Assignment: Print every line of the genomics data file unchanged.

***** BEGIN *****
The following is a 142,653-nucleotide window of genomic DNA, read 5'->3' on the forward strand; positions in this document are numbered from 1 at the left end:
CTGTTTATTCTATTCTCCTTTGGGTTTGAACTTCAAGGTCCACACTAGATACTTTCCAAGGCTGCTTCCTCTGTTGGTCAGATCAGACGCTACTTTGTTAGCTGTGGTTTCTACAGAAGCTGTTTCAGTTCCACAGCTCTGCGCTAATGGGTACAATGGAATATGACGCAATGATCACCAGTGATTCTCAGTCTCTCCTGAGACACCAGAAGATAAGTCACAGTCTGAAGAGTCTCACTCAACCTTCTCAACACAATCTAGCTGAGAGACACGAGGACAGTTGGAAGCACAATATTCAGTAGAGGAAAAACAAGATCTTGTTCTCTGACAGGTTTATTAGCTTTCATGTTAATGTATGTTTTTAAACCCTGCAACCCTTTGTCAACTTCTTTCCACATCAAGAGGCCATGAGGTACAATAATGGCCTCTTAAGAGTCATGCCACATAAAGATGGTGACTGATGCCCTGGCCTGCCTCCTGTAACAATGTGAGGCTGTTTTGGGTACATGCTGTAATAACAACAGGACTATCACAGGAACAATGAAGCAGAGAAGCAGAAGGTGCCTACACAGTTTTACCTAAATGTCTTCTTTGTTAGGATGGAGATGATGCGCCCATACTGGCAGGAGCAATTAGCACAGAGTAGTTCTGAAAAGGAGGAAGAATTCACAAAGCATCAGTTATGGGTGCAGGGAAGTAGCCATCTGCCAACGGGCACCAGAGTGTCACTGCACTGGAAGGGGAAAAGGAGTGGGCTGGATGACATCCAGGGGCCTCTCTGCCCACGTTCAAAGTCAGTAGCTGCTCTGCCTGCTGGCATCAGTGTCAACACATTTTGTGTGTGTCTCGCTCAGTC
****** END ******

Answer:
The following is a 142,653-nucleotide window of genomic DNA, read 5'->3' on the forward strand; positions in this document are numbered from 1 at the left end:
CTGTTTATTCTATTCTCCTTTGGGTTTGAACTTCAAGGTCCACACTAGATACTTTCCAAGGCTGCTTCCTCTGTTGGTCAGATCAGACGCTACTTTGTTAGCTGTGGTTTCTACAGAAGCTGTTTCAGTTCCACAGCTCTGCGCTAATGGGTACAATGGAATATGACGCAATGATCACCAGTGATTCTCAGTCTCTCCTGAGACACCAGAAGATAAGTCACAGTCTGAAGAGTCTCACTCAACCTTCTCAACACAATCTAGCTGAGAGACACGAGGACAGTTGGAAGCACAATATTCAGTAGAGGAAAAACAAGATCTTGTTCTCTGACAGGTTTATTAGCTTTCATGTTAATGTATGTTTTTAAACCCTGCAACCCTTTGTCAACTTCTTTCCACATCAAGAGGCCATGAGGTACAATAATGGCCTCTTAAGAGTCATGCCACATAAAGATGGTGACTGATGCCCTGGCCTGCCTCCTGTAACAATGTGAGGCTGTTTTGGGTACATGCTGTAATAACAACAGGACTATCACAGGAACAATGAAGCAGAGAAGCAGAAGGTGCCTACACAGTTTTACCTAAATGTCTTCTTTGTTAGGATGGAGATGATGCGCCCATACTGGCAGGAGCAATTAGCACAGAGTAGTTCTGAAAAGGAGGAAGAATTCACAAAGCATCAGTTATGGGTGCAGGGAAGTAGCCATCTGCCAACGGGCACCAGAGTGTCACTGCACTGGAAGGGGAAAAGGAGTGGGCTGGATGACATCCAGGGGCCTCTCTGCCCACGTTCAAAGTCAGTAGCTGCTCTGCCTGCTGGCATCAGTGTCAACACATTTTGTGTGTGTCTCGCTCAGTC